2. Despite the high density of talent, charisma and glamour on the screen, this film manages to be exceptionally bland. And “bland” is by no means a lazy writer’s comment. I’ve tried for the last two hours to come up with an adjective that describes the experience. Nine is definitely not amazing, great, cool, good, decent. But the thing is, it’s so…well, bland, that I can’t even call it bad. It’s just sort of neutral. Like the colours of the iconic Italy it’s trying to bring to life (not very successfully so).
  3. It suffers from a distinct lack of plot. I know, I know – that’s the point. The Maestro doesn’t have a clue what he’s doing when trying to make his new film. But we would also get that without the film itself demonstrating that it doesn’t have a clue as to what it is doing either.
  4. In a way following on from 3., the film is of course based on a musical. And musicals tend to get away with being a bit light on the storyline side, mainly because they’ve got all that singing and dancing and being glamorous and stuff. But there are also things that musicals aren’t very good at, one of them being the subtler notes and the more intimate acting. When a musical gets transformed into film, you’d kind of expect them to make use of the chances offered by the medium (as Chicago and Phantom , for example, have done rather impressively.) Nine just sort or randomly puts people into costumes and makes them burst out into song right in the middle of what otherwise could have been nicely done non-musical scenes.
  5. The characters are exceptionally lifeless. Except for the Maestro (Day-Lewis) maybe, but even in his case you get bored of all the eccentricity and torturedness after the first hour. And the women are basically just assorted puppets:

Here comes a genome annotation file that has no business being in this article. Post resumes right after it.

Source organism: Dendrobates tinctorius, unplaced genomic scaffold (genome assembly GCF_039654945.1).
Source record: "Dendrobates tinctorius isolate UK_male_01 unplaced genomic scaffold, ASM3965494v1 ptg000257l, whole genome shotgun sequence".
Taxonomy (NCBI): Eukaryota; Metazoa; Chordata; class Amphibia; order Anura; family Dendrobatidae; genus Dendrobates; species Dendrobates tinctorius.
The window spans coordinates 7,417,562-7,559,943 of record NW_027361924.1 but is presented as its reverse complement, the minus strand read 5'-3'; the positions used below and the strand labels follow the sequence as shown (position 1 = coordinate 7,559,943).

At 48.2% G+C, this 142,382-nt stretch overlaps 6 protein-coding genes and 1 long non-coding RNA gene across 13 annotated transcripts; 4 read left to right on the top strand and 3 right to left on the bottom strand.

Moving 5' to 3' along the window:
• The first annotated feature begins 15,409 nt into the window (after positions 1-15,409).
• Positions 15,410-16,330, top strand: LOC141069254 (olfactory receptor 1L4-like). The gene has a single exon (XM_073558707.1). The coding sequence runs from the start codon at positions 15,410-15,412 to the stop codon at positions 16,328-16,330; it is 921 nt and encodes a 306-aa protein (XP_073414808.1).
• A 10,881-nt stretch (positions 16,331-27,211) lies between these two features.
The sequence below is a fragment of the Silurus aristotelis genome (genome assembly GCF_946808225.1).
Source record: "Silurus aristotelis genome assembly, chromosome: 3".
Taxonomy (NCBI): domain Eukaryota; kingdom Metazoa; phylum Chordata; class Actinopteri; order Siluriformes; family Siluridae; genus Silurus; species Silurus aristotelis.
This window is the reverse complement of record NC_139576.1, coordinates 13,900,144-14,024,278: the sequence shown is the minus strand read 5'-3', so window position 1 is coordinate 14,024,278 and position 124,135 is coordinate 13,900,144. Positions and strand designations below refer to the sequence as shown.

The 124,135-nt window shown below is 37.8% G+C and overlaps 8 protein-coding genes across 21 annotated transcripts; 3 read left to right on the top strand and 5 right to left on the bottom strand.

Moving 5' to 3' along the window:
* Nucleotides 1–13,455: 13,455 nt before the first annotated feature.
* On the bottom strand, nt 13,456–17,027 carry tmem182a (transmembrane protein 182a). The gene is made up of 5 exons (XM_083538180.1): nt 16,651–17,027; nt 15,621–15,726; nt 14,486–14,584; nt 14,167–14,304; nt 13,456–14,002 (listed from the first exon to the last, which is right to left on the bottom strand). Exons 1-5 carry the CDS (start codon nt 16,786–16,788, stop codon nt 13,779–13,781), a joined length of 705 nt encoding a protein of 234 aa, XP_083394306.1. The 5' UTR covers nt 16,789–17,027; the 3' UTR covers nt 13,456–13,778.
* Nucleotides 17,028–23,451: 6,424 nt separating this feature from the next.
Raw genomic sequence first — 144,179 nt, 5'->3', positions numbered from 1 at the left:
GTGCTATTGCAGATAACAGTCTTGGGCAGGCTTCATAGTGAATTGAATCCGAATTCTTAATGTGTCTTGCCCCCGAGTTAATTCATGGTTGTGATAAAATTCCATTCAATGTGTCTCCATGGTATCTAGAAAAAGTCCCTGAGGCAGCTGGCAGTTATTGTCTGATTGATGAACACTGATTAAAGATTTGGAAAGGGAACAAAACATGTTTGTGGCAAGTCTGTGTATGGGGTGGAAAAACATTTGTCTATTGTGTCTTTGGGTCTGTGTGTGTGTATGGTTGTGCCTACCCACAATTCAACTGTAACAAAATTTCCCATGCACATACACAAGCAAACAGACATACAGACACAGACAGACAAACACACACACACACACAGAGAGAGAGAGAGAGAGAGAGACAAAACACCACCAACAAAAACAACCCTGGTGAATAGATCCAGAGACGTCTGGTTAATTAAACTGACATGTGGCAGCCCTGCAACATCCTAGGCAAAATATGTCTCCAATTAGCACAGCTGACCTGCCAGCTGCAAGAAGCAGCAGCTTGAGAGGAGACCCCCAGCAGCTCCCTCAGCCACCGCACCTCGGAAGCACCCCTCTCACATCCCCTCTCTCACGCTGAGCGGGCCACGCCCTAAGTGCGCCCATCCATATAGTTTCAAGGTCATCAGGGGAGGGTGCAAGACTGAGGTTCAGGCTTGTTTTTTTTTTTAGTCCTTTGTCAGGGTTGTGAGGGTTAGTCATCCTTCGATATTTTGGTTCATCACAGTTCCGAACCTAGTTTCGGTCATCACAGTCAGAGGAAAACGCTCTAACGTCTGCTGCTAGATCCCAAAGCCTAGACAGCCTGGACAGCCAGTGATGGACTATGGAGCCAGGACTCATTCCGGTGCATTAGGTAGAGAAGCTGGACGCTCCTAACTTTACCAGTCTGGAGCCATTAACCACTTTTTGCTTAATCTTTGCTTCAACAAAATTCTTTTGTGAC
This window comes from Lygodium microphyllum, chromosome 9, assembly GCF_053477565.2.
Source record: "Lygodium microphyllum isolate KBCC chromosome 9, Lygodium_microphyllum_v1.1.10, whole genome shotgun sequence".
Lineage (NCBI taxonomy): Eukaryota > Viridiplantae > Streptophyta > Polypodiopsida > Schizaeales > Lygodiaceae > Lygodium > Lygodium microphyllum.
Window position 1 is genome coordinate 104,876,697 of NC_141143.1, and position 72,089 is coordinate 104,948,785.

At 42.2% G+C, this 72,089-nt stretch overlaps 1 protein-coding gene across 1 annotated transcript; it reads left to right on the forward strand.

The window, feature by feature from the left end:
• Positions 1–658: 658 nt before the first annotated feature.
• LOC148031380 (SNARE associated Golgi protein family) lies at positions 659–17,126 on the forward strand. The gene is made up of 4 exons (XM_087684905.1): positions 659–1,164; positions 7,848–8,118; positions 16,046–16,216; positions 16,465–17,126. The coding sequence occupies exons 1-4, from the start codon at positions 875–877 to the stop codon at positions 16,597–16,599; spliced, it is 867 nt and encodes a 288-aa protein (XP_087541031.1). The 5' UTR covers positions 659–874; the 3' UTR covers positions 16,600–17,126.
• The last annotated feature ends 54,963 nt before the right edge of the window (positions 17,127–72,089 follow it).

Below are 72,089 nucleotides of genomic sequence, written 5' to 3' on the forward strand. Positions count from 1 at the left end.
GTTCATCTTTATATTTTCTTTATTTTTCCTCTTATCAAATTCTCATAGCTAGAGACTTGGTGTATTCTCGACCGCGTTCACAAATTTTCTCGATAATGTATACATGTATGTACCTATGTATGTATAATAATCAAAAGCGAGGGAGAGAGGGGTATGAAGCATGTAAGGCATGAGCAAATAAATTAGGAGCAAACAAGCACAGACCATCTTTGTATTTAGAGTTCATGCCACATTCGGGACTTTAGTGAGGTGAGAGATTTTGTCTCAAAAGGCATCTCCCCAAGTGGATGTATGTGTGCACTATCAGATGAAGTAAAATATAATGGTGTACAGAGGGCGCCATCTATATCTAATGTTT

• The loving, faithful, silently suffering little wife (Cotillard) loving and suffering so faithfully and silently that it just makes you wanna be sick.
    • The hyper-sexy, naive mistress (Cruz) being so over-the-top pouty and clingy that she’s almost comical – sadly without being the least bit funny.
    • The whore (Fergie) who was apparently the Maestro’s first temptation (and brings us the only really impressive musical number) but somehow remains shockingly unattractive in all her aggressive sexuality and completely loses out on the temptation bit.
    • The muse (Kidman) who’s sort of elusive in a trademark Kidman-esque way, but the film fails to turn that elusiveness into her character’s significance – which means she’s basically just irrelevant.
    • The maternal best friend (Dench) who’s mainly babbling good advice in a maternal best friend sort of style and therefore loses most of the impact she could have had.
    • The late mother, whose absence apparently accounts for the Maestro’s tortured soul and screwed-up love life – but since the film somehow forgets to tell us how and why, she also becomes pretty much irrelevant.
    • And the slutty fashion journalist who’s entirely irrelevant from the start and probably serves the sole purpose of suggesting that fashion journalists generally flash their hold-ups at/hand their hotel keys over to anyone remotely famous.

    (They all look hot in their song and dance outfits though.)

  6. Even though being some of Hollywood’s most worshiped beauties, the women appear flawed. Penelope is a bit wrinkly, Kate looks like her mum, and Fergie’s got some horrendously bad skin and seems to be missing a neck. Now don’t get this wrong. I’m all for real women and a revival of un-Photoshopped magazine covers and stuff. But this is a musical, and in musicals people just have to be shiny and beautiful and perfect and a bit unreal. That’s just, ya know, unwritten musical law. Musicals just aren’t the place for harsh reality and the scolding finger of ethics.